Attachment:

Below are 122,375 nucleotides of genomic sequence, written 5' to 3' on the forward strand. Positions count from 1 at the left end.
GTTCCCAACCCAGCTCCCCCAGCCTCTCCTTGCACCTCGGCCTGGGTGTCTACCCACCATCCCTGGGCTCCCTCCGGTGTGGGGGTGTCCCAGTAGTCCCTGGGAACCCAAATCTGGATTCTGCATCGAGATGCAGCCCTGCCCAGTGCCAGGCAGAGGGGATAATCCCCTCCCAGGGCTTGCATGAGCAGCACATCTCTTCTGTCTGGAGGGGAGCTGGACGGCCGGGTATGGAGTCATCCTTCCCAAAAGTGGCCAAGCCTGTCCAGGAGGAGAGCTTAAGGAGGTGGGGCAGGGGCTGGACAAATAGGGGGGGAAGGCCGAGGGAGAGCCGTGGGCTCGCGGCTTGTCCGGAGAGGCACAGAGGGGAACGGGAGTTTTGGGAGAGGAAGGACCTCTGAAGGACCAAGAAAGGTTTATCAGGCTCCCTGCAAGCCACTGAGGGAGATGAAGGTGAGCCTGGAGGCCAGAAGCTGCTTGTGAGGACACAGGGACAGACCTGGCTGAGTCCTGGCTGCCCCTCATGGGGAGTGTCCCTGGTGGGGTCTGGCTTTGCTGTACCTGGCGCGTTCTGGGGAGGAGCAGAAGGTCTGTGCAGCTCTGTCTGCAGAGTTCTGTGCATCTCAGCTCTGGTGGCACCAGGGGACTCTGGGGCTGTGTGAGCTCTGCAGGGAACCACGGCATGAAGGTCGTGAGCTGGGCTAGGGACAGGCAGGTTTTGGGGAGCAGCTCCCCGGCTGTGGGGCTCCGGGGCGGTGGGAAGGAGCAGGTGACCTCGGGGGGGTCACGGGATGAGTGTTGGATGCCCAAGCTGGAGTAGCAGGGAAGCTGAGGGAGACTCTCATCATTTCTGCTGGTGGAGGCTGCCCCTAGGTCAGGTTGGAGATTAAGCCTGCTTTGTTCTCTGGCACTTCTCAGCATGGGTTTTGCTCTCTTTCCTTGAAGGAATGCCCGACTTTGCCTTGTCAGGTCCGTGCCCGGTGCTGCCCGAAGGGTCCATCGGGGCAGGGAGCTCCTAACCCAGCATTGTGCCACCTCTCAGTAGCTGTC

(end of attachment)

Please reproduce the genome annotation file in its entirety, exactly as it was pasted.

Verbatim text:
Below are 122,375 nucleotides of genomic sequence, written 5' to 3' on the forward strand. Positions count from 1 at the left end.
GTTCCCAACCCAGCTCCCCCAGCCTCTCCTTGCACCTCGGCCTGGGTGTCTACCCACCATCCCTGGGCTCCCTCCGGTGTGGGGGTGTCCCAGTAGTCCCTGGGAACCCAAATCTGGATTCTGCATCGAGATGCAGCCCTGCCCAGTGCCAGGCAGAGGGGATAATCCCCTCCCAGGGCTTGCATGAGCAGCACATCTCTTCTGTCTGGAGGGGAGCTGGACGGCCGGGTATGGAGTCATCCTTCCCAAAAGTGGCCAAGCCTGTCCAGGAGGAGAGCTTAAGGAGGTGGGGCAGGGGCTGGACAAATAGGGGGGGAAGGCCGAGGGAGAGCCGTGGGCTCGCGGCTTGTCCGGAGAGGCACAGAGGGGAACGGGAGTTTTGGGAGAGGAAGGACCTCTGAAGGACCAAGAAAGGTTTATCAGGCTCCCTGCAAGCCACTGAGGGAGATGAAGGTGAGCCTGGAGGCCAGAAGCTGCTTGTGAGGACACAGGGACAGACCTGGCTGAGTCCTGGCTGCCCCTCATGGGGAGTGTCCCTGGTGGGGTCTGGCTTTGCTGTACCTGGCGCGTTCTGGGGAGGAGCAGAAGGTCTGTGCAGCTCTGTCTGCAGAGTTCTGTGCATCTCAGCTCTGGTGGCACCAGGGGACTCTGGGGCTGTGTGAGCTCTGCAGGGAACCACGGCATGAAGGTCGTGAGCTGGGCTAGGGACAGGCAGGTTTTGGGGAGCAGCTCCCCGGCTGTGGGGCTCCGGGGCGGTGGGAAGGAGCAGGTGACCTCGGGGGGGTCACGGGATGAGTGTTGGATGCCCAAGCTGGAGTAGCAGGGAAGCTGAGGGAGACTCTCATCATTTCTGCTGGTGGAGGCTGCCCCTAGGTCAGGTTGGAGATTAAGCCTGCTTTGTTCTCTGGCACTTCTCAGCATGGGTTTTGCTCTCTTTCCTTGAAGGAATGCCCGACTTTGCCTTGTCAGGTCCGTGCCCGGTGCTGCCCGAAGGGTCCATCGGGGCAGGGAGCTCCTAACCCAGCATTGTGCCACCTCTCAGTAGCTGTC